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Transcribed by Timothy Covell
Reviewed by Morton Bast

0:11 All right. So, like all good stories, this starts a long, long time ago when there was basically nothing. So here is a complete picture of the universe about 14-odd billion years ago. All energy is concentrated into a single point of energy. For some reason it explodes, and you begin to get these things. So you're now about 14 billion years into this. And these things expand and expand and expand into these giant galaxies, and you get trillions of them. And within these galaxies you get these enormous dust clouds. And I want you to pay particular attention to the three little prongs

0:45 in the center of this picture. If you take a close-up of those, they look like this. And what you're looking at is columns of dust where there's so much dust -- by the way, the scale of this is a trillion vertical miles -- and what's happening is there's so much dust, it comes together and it fuses and ignites a thermonuclear reaction. And so what you're watching is the birth of stars. These are stars being born out of here. When enough stars come out, they create a galaxy. This one happens to be a particularly important galaxy, because you are here. (Laughter) And as you take a close-up of this galaxy, you find a relatively normal, not particularly interesting star.

1:29 By the way, you're now about two-thirds of the way into this story. So this star doesn't even appear until about two-thirds of the way into this story. And then what happens is there's enough dust left over that it doesn't ignite into a star, it becomes a planet. And this is about a little over four billion years ago.

1:49 And soon thereafter there's enough material left over that you get a primordial soup, and that creates life. And life starts to expand and expand and expand, until it goes kaput.

2:05 (Laughter)

2:08 Now the really strange thing is life goes kaput, not once, not twice, but five times. So almost all life on Earth is wiped out about five times. And as you're thinking about that, what happens is you get more and more complexity, more and more stuff to build new things with. And we don't appear until about 99.96 percent of the time into this story, just to put ourselves and our ancestors in perspective.

2:40 So within that context, there's two theories of the case as to why we're all here. The first theory of the case is that's all she wrote. Under that theory, we are the be-all and end-all of all creation. And the reason for trillions of galaxies, sextillions of planets, is to create something that looks like that and something that looks like that. And that's the purpose of the universe; and then it flat-lines, it doesn't get any better.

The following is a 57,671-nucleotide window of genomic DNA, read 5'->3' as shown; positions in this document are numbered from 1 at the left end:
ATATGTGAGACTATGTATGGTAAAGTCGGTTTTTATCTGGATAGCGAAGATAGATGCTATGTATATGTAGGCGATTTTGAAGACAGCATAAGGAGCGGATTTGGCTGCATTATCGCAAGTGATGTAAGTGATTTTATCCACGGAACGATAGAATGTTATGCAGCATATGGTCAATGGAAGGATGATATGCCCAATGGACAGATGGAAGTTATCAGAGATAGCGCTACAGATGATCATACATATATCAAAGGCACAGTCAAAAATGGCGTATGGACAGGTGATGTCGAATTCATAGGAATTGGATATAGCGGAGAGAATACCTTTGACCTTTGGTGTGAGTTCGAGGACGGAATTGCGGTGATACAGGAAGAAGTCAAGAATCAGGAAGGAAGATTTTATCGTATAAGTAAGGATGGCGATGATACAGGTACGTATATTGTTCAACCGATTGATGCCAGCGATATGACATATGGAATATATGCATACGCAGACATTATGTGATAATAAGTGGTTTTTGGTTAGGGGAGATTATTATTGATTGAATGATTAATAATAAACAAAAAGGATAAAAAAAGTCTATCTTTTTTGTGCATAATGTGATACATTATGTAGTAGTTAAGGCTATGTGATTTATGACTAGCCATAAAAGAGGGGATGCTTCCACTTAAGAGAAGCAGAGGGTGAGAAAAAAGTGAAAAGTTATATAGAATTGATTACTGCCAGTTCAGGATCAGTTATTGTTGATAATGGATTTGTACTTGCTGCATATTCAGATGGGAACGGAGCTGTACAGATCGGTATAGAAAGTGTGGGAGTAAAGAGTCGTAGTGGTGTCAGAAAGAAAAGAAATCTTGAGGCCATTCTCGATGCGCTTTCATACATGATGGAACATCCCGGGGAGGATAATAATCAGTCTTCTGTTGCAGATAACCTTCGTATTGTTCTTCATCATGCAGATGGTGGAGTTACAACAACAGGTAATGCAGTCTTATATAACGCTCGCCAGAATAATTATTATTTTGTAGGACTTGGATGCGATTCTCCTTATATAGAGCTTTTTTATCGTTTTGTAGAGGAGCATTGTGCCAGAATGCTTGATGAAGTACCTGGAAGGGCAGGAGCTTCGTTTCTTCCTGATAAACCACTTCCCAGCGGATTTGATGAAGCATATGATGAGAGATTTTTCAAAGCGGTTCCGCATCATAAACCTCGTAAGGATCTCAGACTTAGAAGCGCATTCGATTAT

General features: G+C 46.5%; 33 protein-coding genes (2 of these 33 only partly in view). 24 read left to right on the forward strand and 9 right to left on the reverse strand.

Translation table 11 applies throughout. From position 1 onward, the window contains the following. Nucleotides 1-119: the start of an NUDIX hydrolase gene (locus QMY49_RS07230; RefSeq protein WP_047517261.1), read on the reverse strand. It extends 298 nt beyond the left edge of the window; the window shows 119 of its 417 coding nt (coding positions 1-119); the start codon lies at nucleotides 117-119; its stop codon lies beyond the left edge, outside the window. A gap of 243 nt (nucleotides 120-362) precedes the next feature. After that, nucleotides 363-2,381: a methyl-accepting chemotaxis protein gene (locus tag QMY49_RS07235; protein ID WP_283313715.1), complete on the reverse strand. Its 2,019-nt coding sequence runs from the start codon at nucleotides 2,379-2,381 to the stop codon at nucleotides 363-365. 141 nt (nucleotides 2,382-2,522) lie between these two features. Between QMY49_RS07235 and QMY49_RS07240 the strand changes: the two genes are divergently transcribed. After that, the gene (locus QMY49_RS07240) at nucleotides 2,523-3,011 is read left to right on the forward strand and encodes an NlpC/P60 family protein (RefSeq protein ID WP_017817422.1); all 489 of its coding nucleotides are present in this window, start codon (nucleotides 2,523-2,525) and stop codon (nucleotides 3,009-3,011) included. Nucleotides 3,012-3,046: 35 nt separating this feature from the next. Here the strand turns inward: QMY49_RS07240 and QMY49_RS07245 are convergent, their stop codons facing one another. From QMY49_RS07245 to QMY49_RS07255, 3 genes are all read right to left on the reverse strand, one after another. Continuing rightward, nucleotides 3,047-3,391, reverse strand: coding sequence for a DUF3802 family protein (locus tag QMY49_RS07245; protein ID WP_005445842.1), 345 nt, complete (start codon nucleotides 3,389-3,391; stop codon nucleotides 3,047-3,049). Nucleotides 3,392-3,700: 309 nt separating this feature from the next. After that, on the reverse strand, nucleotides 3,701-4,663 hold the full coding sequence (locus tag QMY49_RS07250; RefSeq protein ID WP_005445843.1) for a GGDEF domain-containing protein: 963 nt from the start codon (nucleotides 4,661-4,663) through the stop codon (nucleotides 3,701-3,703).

3:12 (Laughter)

3:17 The only question you might want to ask yourself is, could that be just mildly arrogant? And if it is -- and particularly given the fact that we came very close to extinction. There were only about 2,000 of our species left. A few more weeks without rain, we would have never seen any of these.

3:40 (Laughter)

3:47 (Applause)

3:52 So maybe you have to think about a second theory if the first one isn't good enough. Second theory is: Could we upgrade? (Laughter) Well, why would one ask a question like that? Because there have been at least 29 upgrades so far of humanoids. So it turns out that we have upgraded. We've upgraded time and again and again. And it turns out that we keep discovering upgrades. We found this one last year. We found another one last month.

4:22 And as you're thinking about this, you might also ask the question: So why a single human species? Wouldn't it be really odd if you went to Africa and Asia and Antarctica and found exactly the same bird -- particularly given that we co-existed at the same time with at least eight other versions of humanoid at the same time on this planet? So the normal state of affairs is not to have just a Homo sapiens; the normal state of affairs is to have various versions of humans walking around.

4:56 And if that is the normal state of affairs, then you might ask yourself, all right, so if we want to create something else, how big does a mutation have to be? Well Svante Paabo has the answer. The difference between humans and Neanderthal is 0.004 percent of gene code. That's how big the difference is one species to another. This explains most contemporary political debates.

5:23 (Laughter)

5:25 But as you're thinking about this, one of the interesting things is how small these mutations are and where they take place. Difference human/Neanderthal is sperm and testis, smell and skin. And those are the specific genes that differ from one to the other. So very small changes can have a big impact.